You need a pair of 3D GLASSES with a RED and BLUE filter:

You can also use red and green glasses, but then you will see the pictures as monochromatic. Where to get the glasses? The glasses are not sold separately, to my knowledge, but you can often find them enclosed with magazines with 3D pictures. You can also buy transparent red and blue foil from a book store. The simplest way is just to cut out pieces (about 5x5 cm) of them, then place the red filter in front of your left eye and the blue one in front of your right eye. Then you can glue the filters on a suitably cut piece of cardboard or firm paper (see the image above).


You may notice that the colours are not totally realistic. This is because it is simply impossible to make full colour images using the anaglyph technique (for example, bright blue and red colours don't work). Besides, you can only see colour with the right eye (through the blue filter). The image seen through the red filter is always monochromatic.


The process of making 3D anaglyph photos consists of three main steps:

1. Shooting the double photos (one for each eye)
2. Scanning them into the computer
3. Combining them together as a red and blue (actually cyan) image

When the left eye image is cyan, it can only be seen through the red filter (in front of the left eye). The red right eye image can only be seen through the blue filter.

In case of 2D->3D conversions the steps are:

1. Scanning the 2D image
2. Processing the stereo pair from it using special techniques
3. Combining the two images as in the case of anaglyph photos

The left and right eye images can also be rendered from a 3D modelling software. Some of these produce anaglyph images directly.

The photos are taken with an ordinary camera. I take two photos of each target moving the camera horizontally to the right before taking the second picture, trying to keep the vertical focus unchanged. The distance to move the camera varies from some 10 cm to 50 cm depending on how far the target is; to get stereoscopic depth in objects located hundreds of meters away the "eye distance" must be strongly exaggerated. Taking both images with a single camera brings the restriction that everything in the picture must be immobile. Unfortunately I don't have a stereo camera yet.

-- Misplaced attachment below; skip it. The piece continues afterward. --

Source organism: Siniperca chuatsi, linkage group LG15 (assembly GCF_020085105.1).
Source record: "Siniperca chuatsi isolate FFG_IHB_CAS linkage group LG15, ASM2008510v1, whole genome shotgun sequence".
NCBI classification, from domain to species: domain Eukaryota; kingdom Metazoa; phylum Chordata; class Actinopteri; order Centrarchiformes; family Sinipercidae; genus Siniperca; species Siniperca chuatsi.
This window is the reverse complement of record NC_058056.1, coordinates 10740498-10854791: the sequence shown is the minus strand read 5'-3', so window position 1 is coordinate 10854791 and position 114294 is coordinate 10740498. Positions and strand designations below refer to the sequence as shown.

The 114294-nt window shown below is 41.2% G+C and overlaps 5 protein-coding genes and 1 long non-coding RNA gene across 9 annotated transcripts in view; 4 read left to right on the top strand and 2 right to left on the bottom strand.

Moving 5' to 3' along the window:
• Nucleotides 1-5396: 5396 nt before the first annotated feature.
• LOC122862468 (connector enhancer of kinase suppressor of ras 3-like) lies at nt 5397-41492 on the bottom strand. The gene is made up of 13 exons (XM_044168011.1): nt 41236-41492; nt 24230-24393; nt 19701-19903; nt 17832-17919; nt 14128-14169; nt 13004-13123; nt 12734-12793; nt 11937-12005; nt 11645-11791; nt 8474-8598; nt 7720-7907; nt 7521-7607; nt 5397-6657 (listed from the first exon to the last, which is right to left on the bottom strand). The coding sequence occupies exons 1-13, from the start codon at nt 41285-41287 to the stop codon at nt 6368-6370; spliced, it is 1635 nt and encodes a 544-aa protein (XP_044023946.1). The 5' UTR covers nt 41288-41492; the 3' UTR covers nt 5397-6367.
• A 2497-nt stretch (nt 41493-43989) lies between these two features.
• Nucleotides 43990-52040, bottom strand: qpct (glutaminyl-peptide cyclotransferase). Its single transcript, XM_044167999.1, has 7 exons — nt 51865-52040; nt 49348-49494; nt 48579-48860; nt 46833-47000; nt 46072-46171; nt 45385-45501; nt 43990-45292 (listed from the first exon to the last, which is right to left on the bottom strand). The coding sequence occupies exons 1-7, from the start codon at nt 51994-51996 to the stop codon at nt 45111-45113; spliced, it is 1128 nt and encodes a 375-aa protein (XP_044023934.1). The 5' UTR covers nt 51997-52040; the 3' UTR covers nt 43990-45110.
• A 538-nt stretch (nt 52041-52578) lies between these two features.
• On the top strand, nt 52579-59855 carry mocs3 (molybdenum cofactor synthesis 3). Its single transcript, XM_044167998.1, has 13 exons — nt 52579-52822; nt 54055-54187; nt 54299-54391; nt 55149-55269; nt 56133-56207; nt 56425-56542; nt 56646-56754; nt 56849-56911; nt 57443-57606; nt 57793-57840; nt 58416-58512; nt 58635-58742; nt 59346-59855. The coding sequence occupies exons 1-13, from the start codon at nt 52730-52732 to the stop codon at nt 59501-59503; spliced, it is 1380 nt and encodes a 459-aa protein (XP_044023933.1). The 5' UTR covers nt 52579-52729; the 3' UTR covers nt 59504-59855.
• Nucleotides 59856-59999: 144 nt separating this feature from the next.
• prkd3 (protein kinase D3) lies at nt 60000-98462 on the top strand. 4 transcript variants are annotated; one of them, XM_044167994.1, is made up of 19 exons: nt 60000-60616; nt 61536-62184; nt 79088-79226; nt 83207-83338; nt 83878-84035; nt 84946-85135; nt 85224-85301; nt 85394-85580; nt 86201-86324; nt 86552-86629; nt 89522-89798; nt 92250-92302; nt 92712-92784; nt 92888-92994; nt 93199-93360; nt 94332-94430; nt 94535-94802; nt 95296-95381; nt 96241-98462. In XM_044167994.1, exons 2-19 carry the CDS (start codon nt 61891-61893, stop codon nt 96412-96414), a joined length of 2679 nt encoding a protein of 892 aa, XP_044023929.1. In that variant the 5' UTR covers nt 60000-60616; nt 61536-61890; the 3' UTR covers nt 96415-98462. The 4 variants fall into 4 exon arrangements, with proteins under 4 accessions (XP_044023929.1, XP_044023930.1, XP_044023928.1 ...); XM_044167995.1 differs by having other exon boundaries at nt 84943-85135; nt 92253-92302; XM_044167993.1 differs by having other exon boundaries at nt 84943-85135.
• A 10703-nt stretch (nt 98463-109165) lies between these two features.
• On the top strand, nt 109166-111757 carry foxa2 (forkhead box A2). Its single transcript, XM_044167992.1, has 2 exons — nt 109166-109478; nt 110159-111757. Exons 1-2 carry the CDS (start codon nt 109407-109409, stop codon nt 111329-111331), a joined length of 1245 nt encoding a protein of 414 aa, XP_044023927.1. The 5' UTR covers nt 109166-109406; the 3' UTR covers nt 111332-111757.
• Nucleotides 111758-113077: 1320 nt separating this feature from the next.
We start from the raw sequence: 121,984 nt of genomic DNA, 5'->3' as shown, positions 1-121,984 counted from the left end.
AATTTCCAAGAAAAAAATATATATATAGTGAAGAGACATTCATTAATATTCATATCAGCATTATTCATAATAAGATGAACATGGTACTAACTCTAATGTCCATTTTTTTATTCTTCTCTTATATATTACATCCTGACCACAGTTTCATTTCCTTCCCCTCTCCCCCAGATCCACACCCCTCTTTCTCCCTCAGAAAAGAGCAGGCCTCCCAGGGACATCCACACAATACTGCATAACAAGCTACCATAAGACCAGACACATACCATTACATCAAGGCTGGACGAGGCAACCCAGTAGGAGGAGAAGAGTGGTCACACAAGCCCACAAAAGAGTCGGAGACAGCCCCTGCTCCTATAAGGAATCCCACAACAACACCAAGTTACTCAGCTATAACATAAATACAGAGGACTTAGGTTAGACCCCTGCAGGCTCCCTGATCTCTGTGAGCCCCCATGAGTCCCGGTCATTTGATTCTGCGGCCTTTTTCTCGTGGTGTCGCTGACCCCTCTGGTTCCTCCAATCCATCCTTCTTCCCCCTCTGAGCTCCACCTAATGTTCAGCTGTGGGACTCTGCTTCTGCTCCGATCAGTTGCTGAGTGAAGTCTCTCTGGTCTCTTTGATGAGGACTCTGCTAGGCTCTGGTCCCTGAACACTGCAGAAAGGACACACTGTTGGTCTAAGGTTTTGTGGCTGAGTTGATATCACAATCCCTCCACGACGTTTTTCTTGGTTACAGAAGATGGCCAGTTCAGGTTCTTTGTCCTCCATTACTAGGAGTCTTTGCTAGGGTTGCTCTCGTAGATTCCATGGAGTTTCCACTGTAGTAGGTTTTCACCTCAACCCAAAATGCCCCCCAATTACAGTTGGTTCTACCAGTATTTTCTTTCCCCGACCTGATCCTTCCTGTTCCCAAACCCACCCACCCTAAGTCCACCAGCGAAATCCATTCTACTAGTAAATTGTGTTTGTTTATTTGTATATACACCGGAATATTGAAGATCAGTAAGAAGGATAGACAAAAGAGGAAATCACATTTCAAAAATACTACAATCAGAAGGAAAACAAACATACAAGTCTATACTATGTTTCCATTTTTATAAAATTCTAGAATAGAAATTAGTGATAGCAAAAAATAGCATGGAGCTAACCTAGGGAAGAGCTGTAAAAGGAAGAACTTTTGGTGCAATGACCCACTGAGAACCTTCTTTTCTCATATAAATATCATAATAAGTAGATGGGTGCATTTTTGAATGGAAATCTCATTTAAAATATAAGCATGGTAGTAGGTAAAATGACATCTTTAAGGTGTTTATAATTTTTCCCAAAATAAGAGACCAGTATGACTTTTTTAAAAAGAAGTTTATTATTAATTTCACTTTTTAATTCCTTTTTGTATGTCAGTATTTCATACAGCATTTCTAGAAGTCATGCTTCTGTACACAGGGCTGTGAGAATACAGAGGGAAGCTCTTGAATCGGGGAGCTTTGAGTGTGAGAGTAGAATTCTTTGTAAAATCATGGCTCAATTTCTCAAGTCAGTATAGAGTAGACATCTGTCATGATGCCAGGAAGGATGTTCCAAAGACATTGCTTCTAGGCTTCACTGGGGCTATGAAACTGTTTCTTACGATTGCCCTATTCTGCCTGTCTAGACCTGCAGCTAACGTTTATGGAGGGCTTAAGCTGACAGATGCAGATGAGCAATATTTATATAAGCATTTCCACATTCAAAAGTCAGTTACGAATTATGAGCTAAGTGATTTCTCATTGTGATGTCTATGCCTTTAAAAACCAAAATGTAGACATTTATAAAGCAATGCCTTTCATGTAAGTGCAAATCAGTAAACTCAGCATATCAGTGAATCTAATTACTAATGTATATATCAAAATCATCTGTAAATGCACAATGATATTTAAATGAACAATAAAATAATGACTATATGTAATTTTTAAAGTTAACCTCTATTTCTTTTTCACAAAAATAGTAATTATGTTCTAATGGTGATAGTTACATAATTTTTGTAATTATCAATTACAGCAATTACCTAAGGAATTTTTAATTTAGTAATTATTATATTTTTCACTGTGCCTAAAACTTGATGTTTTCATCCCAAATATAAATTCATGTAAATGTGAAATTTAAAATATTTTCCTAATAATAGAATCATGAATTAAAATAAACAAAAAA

The photos are then developed and scanned into the computer with a flatbed scanner. Then the digital pictures are processed in Adobe Photoshop in the following steps:

1. The pictures are rotated and positioned so that they match each other vertically as well as possible (partially after step 3).
2. Some general adjustments to brightness, contrast, colour saturation and other features are performed.
3. The left eye image is positioned over the right eye image as a separate layer (a feature in Photoshop).
4. The RED values of the right eye image are lifted to maximum with colour curves function. As a result the image becomes very red.
5. The left eye image is converted to black and white. The brightness curves must be adjusted in order to make the contrast match better the red image.
6. The BLUE and GREEN values of this images are lifted to maximum, which makes the image become totally cyan in colour.
7. The layer with the left eye image is applied over the right eye image with "multiply" function; this mixes the two images in the correct way.
8. The two images are further processed to match the brightness and contrast.
9. The images are flattened together to make a single anaglyph image.
10. Once more the image's brightness and contrast are adjusted, as well as sharpness.
11. In some cases there are colour "leaks" (some parts of the left image leak to the right eye or vice versa). It might be necessary to process the colour or darkness of such parts in detail.

It depends on the colours and contrast of the original photos how much effort it takes to make the 3D picture look good. For example, if there are bright red and blue colours, these must be altered before combining the images. Since the colours can only be seen with the right eye (through the blue filter), each of the images must be processed separately.

More about stereo photography at my stereoscopy pages.